My final teaching related story is of an advisee who came to me worried about his performance in someone else's class because he had a learning disability. He had been diagnosed in high school and used some services--longer test times, a note taker, etc. But he wanted to eschew that help in college and his grades were plummeting. He said that he didn't want the other kids to feel like he was getting special treatment. I looked at him and in my best Aunt Grati voice, I told him that his using learning services is not special treatment. I then gave him an analogy. I told him, I'm near sighted and need these eye glasses to see. Now you're not going to say I shouldn't have my glasses are you? He sputtered, of course not. Then I told him that my wearing glasses or him having longer to take a test were the same thing. Neither of us were getting special treatment--it was just leveling the playing field for each of us. He seemed to appreciate the analogy because he had one of those "ah ah" expressions on his face

    My point is that we need to cut others slack and not set up arbitrary and imaginary barriers for them to cross or navigate through. So, thanks for your essay reminding all of us to think before we make assumptions--and to make ourselves more aware of what we are ignorant about.

    An important post, Jazzy! Thanks for sharing, Grati ;->

  4. Thanks, Grati, both for your comment and your compassionate response to your students. For me the label "defective" stuck even though I stayed in the school system and it wasn't till I was in high school that I found a teacher who was willing to challenge me and he opened up a whole new world for me (I hadn't considered college at all until he brought it up). I love the phrase "Be kinder than necessary because eveyone you meet is carrying an invisible burden" because it's so true.

  5. And here is my personal story of being "labeled". As a 1st grader, I caught every child hood disease you could have--tonsilitis, mumps, measels, etc.--which kept me out of school for most of the year. So, I had to have a tutor in 2nd grade to catch up. Then when I was in third grade, we visited my cousins in Florida for a month and went to school there so we wouldn't miss out. When I returned home, my teacher clucked that I had done only average work while on "vacation" since my papers the teacher had sent her had "C"s on them. Eventually, we cleared up the misunderstanding. It seemed that for my Florida teacher, "C's" meant "Correct"--my papers were perfect. But that chastising stuck with me--given that I had been "behind" in 2nd grade. Then in 6th grade, I was put into a small group of students reading different stories than the other kids and we wrote essays about them. My best friend was not in this group and I felt set apart from her--but not in a good way. So, during recess one day, I went to my teacher privately in tears--asking her "what was wrong with me that I had to be in a special group?" My earlier years of learning misunderstandings had taken their toll on me. My teacher then explained to me that I wasn't in a remedial group; but rather, I was in the advanced group of students. She just didn't want to tell us that to prevent us from getting "swelled heads". Oh what heartache she could have spared me if she had just recognized that my chubby little girl self could never have thought that I was special in a good way--my having to bear the taunts of kids about my weight regularly. And teachers also made fun of my weight. Later that year, the male teacher stepped out of our advanced math class for a moment and left Greg in charge. Big mistake. I was the good girl bar none, but Greg told the teacher that I had made a duck noise and Timmy in front of me had laughed. That was true, but Greg exxagerated the story as if we had disrupted the class. The male math teacher sent skinny Timmy and chubby me to the library to write a short report on the tse tse fly and hippopatamus, respectively. I seethed as I dutifully wrote my essay about hippos, finally getting angry enough at being ridiculed--this time by a teacher--to find my voice. And I used my voice. When the math teacher and my lady teacher talked to me "privately" in the hallway after I handed in my essay, I told them both how inappropriate it was for him to assign such topics to Timmy and I--clearly accentuating Timmy's smallness and my chubbiness. I glowered at both of them. I didn't get an apology out of the male math teacher, but he knew that I wasn't going to take any insults from him or anyone in the future. I became my own best advocate--because I had to be. And my earlier struggles with being singled out for ridicule have always given me a compassionate feeling for others who are also labeled different. As the song says "We shall overcome". Here endeth my rant. Cheers! Grati ;->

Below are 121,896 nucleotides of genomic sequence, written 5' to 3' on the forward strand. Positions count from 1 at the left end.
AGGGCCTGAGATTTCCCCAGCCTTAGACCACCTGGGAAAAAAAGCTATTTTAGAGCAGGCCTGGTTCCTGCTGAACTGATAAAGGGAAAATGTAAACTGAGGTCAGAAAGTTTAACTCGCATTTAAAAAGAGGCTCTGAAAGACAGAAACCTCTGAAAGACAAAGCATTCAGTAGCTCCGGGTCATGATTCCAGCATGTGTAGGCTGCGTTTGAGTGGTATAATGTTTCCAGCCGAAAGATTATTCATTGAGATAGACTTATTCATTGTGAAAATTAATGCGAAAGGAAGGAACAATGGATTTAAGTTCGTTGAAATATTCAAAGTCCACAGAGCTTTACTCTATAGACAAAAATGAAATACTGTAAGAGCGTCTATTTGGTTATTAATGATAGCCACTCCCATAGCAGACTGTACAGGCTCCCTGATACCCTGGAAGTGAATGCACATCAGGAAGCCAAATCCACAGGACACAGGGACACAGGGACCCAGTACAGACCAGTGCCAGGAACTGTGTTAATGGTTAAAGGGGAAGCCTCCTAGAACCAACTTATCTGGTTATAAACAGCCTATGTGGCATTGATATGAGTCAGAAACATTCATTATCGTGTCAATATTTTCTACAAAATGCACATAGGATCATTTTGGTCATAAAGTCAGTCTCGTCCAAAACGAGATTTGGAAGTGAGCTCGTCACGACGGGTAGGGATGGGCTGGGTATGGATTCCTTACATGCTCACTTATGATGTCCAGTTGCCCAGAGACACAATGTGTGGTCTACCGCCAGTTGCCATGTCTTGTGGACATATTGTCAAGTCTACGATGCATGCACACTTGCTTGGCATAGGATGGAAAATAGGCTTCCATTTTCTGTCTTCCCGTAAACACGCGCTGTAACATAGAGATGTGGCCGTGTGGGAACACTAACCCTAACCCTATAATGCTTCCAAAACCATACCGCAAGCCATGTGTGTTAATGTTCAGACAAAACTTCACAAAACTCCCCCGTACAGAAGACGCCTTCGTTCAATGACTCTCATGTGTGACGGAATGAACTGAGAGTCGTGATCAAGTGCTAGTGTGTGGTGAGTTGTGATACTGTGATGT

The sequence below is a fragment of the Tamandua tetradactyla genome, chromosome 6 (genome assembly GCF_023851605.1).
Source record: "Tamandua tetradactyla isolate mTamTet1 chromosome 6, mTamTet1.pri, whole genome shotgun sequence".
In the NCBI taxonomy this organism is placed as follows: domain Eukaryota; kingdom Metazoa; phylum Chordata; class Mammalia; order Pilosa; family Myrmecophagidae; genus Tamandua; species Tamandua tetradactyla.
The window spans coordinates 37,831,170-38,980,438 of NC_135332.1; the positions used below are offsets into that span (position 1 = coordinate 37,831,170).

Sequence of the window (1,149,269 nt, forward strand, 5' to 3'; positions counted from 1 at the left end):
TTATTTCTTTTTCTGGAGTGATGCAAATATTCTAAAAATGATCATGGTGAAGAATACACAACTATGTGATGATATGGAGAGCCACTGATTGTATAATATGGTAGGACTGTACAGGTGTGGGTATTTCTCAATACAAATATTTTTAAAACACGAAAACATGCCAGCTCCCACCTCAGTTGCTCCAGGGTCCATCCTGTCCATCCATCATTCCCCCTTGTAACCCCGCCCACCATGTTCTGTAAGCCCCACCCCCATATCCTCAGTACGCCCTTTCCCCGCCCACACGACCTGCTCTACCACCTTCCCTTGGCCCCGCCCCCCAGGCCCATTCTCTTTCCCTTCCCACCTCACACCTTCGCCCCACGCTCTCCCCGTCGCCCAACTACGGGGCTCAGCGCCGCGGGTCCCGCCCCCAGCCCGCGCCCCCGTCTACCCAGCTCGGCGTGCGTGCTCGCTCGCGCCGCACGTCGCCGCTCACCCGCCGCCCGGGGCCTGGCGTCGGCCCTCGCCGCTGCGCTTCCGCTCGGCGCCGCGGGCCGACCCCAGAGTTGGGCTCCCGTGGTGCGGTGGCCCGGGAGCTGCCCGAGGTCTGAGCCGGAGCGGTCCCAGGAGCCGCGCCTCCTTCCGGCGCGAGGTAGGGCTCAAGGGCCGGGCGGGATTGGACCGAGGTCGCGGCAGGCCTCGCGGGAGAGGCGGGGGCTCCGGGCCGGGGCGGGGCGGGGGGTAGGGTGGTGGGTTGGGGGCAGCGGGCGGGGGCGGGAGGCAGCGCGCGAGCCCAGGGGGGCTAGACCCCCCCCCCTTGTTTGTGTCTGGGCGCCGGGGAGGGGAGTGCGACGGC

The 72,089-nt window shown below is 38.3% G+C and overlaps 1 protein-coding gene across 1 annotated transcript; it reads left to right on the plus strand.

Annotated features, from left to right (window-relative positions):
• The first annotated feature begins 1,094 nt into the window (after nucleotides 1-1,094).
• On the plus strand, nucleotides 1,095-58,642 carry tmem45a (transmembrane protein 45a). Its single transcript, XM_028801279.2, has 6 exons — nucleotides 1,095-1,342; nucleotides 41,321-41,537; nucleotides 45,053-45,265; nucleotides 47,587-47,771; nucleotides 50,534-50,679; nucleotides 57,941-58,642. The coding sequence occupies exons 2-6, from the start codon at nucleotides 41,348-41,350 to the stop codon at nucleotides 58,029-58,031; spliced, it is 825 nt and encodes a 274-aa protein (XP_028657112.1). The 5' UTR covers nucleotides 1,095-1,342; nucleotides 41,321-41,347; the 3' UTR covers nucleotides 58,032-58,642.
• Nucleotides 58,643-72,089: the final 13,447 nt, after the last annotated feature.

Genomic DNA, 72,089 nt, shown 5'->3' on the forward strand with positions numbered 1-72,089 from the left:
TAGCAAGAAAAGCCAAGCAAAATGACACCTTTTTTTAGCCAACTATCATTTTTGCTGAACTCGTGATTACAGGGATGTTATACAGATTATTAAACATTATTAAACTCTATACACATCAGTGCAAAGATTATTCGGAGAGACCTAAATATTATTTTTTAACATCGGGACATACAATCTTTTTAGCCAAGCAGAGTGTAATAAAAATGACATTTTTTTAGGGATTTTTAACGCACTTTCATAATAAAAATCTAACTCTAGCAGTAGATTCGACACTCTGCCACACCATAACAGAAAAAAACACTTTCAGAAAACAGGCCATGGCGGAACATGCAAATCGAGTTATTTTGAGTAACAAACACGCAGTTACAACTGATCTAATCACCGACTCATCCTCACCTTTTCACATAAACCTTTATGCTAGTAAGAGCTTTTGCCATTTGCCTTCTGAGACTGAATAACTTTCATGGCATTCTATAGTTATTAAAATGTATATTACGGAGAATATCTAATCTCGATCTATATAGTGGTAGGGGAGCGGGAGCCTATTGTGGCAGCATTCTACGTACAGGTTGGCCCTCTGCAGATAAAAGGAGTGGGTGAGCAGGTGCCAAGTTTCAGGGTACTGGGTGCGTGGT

6. Grati, I apologize, I'm not sure how I missed this till now! Bullying is even worse, I think, when it's done by someone who's supposed to guide and shape us. I'm glad one of your teachers DID recognize your abilities!

  7. Hooray for your Grandad! I guess epilepsy was conceived as being closely related to mental retardation back then... thank goodness attitudes have since evolved .. although not entirely as that article indicates. If we keep speaking up things will continue to change for the better :)

  8. Exactly. And it's not the responsibility of the famous to speak for us, it's our responsibility to be as educated and educating as we can. Change will come when we refuse to be treated as a bother.